Posts Tagged ‘Mindless eating’

Bikini-clad women make men impatient

June 9, 2008

New research highlights an old problem — anything that interferes with our ability to delay gratification can lead to unhealthy choices. The latest study along these lines shows that men who watched sexy videos or handled lingerie sought immediate gratification—even when they were making decisions about money, soda, and candy. Being aware of this tendency in ourselves (men) can lead to successful efforts to stop ourselves from acting foolishly. (Click here to see the full study in pdf file format).

Many other studies (of both males and females) over the years have shown that exercising self-control and being able to delay gratification is a skill that leads to higher social and educational achievement and healthier choices. How can we increase our ability to resist temptation? Ongoing research strongly suggests that willpower can be strengthened through use (the more we practice it, the more of it we have), and also can be budgeted like any other limited resource (for example, see this New York Times article).

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Mindful eating vs. mindless munching

May 28, 2008

A recent article in The Wall Street Journal (May 13, 2008) provides an excellent overview of the growing body of information about “mindful eating.” Two quotes from the article will give you an idea of what all the excitement is about:

Chronic dieters in particular have trouble recognizing their internal cues, says Jean Kristeller, a psychologist at Indiana State, who pioneered mindful eating in the 1990s. “Diets set up rules around food and disconnect people even further from their own experiences of hunger and satiety and fullness,” she says.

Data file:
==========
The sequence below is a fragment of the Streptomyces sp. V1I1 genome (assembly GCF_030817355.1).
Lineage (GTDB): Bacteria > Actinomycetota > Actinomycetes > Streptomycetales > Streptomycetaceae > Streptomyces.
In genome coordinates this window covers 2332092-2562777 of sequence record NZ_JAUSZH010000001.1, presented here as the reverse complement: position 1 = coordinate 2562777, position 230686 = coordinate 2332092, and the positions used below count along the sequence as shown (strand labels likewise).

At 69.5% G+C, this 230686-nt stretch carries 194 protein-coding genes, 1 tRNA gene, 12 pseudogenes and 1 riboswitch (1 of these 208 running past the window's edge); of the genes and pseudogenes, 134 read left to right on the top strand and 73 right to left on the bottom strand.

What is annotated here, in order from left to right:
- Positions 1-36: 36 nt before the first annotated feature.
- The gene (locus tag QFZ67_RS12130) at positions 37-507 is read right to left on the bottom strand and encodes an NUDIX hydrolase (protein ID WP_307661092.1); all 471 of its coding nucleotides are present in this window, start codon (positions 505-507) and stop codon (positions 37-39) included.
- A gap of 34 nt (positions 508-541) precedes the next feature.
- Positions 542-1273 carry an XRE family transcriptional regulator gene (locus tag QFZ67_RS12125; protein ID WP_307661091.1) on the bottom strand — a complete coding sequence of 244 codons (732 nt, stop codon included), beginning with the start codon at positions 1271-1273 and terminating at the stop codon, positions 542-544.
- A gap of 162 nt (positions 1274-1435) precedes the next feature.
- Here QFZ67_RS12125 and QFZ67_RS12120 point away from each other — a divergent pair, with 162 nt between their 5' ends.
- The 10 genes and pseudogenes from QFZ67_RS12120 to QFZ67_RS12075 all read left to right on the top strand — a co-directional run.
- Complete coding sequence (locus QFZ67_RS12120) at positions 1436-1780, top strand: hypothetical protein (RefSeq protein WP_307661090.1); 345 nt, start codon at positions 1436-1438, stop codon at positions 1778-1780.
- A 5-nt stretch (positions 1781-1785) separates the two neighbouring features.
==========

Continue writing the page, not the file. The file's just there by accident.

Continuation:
“Try to eat one meal or one snack mindfully every day,” advises Jeffrey Greeson, a psychologist with the Duke program. “Even eating just the first few bites mindfully can help break the cycle of wolfing it down without paying any attention.”

The article highlights research which demonstrates that mindful eating can reduce binge eating. Research to test whether mindful eating can be taught in a way to help people lose weight or maintain a desired weight is underway.

Here are some more links to sites and books that discuss mindful eating and mindless munching:

Emindful

The Center for Mindful Eating

The Mindless Method program (Dr. Wansink)

the CAMP System (Control, Attitudes, Mindful eating, Portions)

book: Mindless Eating: Why We Eat More Than We Think (by Brian Wansink)

helpful blog post on Emotional Eating and Mindful Eating

blog: Eat, Drink, and Be Mindful

book (by me): Weight Management for Your Life

There are many other resources and books about mindful eating, but these should get you started (I don’t have any direct experience with the programs listed above, but they look interesting; I do know Brian Wansink is an expert in the field of eating behavior).

I agree that mindful eating can be a powerful tool and one of several ways we can take more control over our lives and the decisions we make.

Please write a comment about your experience with mindful (or mindless) eating.